More than 7,000 nurses who work in one of the country’s largest public health systems are expected to begin a strike at 7 a.m. Tuesday, protesting what they describe as unsafe and illegal patient-to-nurse ratios and generally inadequate staffing.
Registered nurses and nurse practitioners at Los Angeles County hospitals and community-based clinics will participate, including those who work in emergency rooms, operating rooms, intensive care units and mental health centers, according to Service Employees International Union Local 721, which represents the nurses.
They will picket outside of hospitals and hold a demonstration at the Board of Supervisors meeting Tuesday morning, a union spokeswoman said. They have been authorized to strike for four days.
About 200 nurses identified by their union and the county as crucial to patient safety have received “line passes” to cross the picket line and will continue to work, SEIU spokeswoman Coral Itzcalli said in an interview.
Still, Itzcalli said, “a strike is a strike. There’s going to be an impact. That’s why we are urging management to take this seriously.”
The nurses’ labor contract with the county expired in September. They voted to go on strike, Itzcalli said, because they regularly carry patient loads higher than the maximum allowed by state law.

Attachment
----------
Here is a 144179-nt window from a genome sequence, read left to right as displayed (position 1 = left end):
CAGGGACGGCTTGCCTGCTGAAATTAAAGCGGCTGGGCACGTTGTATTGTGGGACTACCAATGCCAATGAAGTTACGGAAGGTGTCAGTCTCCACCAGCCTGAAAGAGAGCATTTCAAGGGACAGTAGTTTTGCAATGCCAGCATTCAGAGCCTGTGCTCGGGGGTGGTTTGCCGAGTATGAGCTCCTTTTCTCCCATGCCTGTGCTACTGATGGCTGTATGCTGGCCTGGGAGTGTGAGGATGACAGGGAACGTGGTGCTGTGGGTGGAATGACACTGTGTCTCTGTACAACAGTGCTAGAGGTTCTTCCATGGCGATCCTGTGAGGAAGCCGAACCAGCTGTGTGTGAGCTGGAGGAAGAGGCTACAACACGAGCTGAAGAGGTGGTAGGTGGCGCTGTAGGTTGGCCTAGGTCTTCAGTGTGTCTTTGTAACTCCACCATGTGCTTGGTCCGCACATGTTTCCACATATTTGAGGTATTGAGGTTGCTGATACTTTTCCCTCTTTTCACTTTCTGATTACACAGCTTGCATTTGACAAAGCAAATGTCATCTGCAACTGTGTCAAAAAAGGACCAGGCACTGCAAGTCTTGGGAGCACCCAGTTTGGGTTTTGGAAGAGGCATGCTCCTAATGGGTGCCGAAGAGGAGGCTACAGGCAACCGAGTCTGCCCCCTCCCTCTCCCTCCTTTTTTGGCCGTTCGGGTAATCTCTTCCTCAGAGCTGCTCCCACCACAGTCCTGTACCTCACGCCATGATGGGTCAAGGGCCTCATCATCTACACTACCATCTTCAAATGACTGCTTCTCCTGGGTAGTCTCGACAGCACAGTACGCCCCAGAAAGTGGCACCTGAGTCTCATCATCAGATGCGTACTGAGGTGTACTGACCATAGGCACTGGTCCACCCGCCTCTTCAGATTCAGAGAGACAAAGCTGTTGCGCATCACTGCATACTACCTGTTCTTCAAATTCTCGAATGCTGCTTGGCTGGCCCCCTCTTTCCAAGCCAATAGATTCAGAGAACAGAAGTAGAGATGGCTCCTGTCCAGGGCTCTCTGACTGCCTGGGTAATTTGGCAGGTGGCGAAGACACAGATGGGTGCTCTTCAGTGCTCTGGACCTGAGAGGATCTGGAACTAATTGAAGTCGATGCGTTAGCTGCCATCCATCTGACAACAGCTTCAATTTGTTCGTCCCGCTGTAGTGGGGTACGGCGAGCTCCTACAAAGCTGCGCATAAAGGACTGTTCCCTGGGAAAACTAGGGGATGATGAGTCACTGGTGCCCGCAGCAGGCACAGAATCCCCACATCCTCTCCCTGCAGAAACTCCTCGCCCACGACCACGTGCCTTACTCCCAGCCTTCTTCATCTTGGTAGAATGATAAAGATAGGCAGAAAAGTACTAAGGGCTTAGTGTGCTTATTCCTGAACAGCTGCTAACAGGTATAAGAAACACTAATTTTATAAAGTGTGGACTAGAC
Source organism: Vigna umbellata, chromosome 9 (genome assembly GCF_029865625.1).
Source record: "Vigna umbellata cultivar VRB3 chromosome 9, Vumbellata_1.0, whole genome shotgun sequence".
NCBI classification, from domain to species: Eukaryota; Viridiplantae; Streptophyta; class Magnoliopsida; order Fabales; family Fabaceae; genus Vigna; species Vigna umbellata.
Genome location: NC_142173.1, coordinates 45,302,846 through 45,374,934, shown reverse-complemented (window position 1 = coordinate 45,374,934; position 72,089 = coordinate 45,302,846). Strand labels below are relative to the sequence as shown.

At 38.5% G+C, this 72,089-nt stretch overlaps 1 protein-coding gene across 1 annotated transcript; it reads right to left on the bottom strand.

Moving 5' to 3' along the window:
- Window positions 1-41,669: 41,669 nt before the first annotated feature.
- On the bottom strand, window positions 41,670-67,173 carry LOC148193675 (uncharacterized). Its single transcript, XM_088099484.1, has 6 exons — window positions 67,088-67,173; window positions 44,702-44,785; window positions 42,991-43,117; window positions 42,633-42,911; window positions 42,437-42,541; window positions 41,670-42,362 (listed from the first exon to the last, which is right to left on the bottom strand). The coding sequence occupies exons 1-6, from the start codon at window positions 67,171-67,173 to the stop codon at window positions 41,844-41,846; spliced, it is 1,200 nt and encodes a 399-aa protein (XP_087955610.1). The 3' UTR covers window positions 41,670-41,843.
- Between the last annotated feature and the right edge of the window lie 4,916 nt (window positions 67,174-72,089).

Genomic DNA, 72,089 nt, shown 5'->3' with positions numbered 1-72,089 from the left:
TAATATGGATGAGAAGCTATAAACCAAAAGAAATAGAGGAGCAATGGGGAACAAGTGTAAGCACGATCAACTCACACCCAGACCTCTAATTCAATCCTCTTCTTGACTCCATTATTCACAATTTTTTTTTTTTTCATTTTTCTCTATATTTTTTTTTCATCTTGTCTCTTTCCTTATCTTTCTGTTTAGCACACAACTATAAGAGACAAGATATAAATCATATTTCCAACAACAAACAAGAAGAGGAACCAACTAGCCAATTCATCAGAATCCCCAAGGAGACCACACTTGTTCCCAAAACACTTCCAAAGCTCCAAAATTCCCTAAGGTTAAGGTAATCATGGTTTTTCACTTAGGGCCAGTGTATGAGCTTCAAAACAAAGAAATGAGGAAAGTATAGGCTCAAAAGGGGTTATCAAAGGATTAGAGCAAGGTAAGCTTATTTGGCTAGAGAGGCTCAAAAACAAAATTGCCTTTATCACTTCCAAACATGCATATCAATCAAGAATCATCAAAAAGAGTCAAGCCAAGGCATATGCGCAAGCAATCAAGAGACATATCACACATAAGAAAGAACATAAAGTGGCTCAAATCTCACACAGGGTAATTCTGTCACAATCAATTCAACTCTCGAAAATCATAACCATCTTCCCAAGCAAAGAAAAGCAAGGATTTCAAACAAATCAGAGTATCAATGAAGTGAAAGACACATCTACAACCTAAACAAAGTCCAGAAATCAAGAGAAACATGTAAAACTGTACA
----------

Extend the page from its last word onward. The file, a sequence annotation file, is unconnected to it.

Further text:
“That violation puts patients at risk and it also puts the nurses at risk personally because of their licensing,” Itzcalli said.
The county’s inability to retain qualified nurses is also a main sticking point.
“While L.A. County can recruit and hire nurses, they cannot keep them,” union president Bob Schoonover said at a Board of Supervisors meeting this month.
Schoonover said that L.A. County-USC Medical Center hired 100 ER nurses in the last three years but lost 66.
“Nursing is a profession where experience matters, where the insight [and] knowledge that only comes with time can be the difference between life and death,” Schoonover told the supervisors.
A spokeswoman for the county declined to comment, but the Board of Supervisors will vote Tuesday on whether to authorize the county’s Health Agency to hire additional staff on contract, transfer patients to private facilities and reimburse those providers at higher-than-normal rates in order to respond during the strike.
By Nina Agrawal|L.A Times
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